Enter the podcast, now 30-something episodes strong and proven effective not only for reaching WiFi-centric millennials, but older audiences who might actually remember when movies showcased human depth more than extraterrestrial invaders.
Spoiler alert: That older generation is adapting nicely to the Internet and other modern media, according to Tawney, giving “Cinema Stories” more bang for its digital buck.
“More and more, we find that older generations are increasingly engaged with new media and social media and other streaming content,” he said. “We’re finding this is a way to attract not only young people to what we’re doing, but to engage the older community, which is so tech-savvy these days.”
Whomever is tuning in, the podcasts contain “a million and one stories that come out of this cinema,” Tawney said, “from its humble beginnings to becoming a cultural mecca of Long Island.”
Hosted by the German online audio distribution platform SoundCloud, the original episodes each kicked off with the question, “What’s the difference between seeing a move here with other members of our community and seeing a movie at home or in another setting?” That would spark film-fawning conversations between the guest cinephiles – usually Cinema Art Centre members and supporters – and the hosts.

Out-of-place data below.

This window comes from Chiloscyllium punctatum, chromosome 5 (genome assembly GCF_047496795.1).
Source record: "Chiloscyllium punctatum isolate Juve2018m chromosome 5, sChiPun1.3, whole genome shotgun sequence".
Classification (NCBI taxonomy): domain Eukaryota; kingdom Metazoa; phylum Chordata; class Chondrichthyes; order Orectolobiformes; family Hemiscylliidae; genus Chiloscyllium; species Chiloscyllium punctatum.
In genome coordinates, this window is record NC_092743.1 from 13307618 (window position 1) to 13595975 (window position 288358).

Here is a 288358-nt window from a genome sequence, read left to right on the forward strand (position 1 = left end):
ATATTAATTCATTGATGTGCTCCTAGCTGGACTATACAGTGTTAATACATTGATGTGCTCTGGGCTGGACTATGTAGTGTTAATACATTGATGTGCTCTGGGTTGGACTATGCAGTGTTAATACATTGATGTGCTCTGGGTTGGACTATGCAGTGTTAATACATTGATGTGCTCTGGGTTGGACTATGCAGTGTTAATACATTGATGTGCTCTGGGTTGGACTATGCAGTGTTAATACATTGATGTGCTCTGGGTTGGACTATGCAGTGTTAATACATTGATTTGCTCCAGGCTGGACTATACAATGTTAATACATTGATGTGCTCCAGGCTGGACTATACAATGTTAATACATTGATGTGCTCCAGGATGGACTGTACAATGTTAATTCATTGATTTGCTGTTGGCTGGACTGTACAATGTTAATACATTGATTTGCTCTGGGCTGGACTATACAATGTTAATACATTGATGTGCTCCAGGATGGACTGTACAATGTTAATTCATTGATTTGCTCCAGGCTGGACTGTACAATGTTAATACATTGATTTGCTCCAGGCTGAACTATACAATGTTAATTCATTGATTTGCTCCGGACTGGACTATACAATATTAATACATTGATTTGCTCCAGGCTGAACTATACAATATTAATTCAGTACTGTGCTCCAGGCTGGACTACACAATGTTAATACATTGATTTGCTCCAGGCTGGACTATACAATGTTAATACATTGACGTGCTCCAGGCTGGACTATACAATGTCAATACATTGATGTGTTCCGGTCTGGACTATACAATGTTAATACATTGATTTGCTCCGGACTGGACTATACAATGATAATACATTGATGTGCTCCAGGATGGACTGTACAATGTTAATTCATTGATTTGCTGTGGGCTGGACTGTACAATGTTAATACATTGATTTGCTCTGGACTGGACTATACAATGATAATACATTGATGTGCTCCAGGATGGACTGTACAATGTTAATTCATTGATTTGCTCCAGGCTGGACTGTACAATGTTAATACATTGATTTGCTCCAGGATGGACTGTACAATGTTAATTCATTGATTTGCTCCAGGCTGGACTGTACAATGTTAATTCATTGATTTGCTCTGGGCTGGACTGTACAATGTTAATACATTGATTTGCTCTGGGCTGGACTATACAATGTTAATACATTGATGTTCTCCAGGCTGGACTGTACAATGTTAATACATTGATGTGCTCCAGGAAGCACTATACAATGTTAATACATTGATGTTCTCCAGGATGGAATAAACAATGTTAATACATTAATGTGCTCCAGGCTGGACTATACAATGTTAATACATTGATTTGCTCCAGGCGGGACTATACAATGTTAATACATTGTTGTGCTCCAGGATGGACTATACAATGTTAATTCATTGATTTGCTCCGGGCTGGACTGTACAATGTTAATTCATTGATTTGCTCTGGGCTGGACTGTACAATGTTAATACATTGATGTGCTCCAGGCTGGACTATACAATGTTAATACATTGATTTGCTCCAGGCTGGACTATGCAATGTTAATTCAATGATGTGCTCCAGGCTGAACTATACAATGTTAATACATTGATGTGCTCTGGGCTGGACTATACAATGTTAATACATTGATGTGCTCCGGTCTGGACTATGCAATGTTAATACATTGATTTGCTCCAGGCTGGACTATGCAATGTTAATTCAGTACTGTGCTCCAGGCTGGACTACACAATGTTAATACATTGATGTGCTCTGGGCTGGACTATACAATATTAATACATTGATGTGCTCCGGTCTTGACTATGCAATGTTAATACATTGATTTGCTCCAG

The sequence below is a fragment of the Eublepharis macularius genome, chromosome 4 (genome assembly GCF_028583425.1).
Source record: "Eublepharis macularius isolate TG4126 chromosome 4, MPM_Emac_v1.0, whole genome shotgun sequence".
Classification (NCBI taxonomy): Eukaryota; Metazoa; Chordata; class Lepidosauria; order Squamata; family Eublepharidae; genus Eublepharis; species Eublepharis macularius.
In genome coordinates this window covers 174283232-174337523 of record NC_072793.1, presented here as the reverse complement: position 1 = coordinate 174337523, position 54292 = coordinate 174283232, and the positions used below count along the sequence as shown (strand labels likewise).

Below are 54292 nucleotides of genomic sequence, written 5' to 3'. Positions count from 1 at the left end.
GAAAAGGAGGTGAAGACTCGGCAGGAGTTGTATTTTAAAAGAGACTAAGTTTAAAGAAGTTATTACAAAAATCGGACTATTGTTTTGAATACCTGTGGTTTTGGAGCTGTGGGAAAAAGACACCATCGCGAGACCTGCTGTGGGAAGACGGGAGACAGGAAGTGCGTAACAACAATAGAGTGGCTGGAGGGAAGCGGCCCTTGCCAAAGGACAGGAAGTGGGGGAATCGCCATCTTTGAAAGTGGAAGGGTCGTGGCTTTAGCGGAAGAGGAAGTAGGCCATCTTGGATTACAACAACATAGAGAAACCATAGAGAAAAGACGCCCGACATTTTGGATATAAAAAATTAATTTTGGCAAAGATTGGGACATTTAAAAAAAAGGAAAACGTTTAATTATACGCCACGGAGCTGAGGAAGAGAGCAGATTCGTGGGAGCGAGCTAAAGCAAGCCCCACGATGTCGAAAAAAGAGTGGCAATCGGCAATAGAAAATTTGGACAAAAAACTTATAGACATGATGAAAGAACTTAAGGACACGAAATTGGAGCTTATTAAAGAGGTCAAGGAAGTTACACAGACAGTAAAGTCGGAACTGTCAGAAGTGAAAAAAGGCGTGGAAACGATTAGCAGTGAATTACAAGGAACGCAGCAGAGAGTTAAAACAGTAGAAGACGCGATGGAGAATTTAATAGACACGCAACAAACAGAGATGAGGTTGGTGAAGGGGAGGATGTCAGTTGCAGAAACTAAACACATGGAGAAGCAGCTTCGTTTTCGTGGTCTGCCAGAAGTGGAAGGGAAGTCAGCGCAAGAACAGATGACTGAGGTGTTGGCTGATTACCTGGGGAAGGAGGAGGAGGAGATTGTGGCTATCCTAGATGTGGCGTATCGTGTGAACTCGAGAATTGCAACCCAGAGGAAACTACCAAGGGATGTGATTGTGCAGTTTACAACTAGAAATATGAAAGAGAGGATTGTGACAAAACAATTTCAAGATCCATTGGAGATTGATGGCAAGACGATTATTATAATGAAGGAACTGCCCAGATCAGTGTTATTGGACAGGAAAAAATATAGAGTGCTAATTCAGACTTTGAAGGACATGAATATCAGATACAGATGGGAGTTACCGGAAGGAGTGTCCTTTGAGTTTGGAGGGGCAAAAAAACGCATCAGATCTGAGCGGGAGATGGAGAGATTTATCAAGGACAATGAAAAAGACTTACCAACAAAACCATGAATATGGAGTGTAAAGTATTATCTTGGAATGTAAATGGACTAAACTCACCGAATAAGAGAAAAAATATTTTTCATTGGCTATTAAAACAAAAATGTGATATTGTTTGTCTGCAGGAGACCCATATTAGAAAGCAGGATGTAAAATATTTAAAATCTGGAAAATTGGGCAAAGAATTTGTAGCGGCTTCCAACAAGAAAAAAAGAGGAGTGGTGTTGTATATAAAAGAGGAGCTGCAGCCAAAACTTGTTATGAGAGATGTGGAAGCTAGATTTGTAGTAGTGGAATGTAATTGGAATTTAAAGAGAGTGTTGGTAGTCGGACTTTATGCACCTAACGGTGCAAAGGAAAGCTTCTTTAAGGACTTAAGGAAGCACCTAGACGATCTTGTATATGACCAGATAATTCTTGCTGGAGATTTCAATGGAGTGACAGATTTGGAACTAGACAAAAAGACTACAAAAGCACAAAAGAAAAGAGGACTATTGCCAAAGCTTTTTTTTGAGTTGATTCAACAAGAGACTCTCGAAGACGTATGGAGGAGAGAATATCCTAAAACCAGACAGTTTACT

“Cinema Stories” broadens the concept slightly but still serves the same purpose: giving Cinema Arts Centre supporters a chance to chew the celluloid, while simultaneously promoting a collection of films with nary an X-Man or Jedi knight in sight.
Some episodes feature special guests, such as the one the Cinema Arts Centre promotional team recorded Tuesday night featuring Harriett Fields, granddaughter of cinematic pioneer W.C. Fields.
Fields – a doctor of community health education, adjunct faculty member of the Massachusetts-based Simmons School of Nursing and Health Sciences and frequent contributor to the Turner Classic Movies network – visited on a night when the Cinema Arts Centre screened her grandfather’s 1926 silent classic, “It’s the Old Army Game.”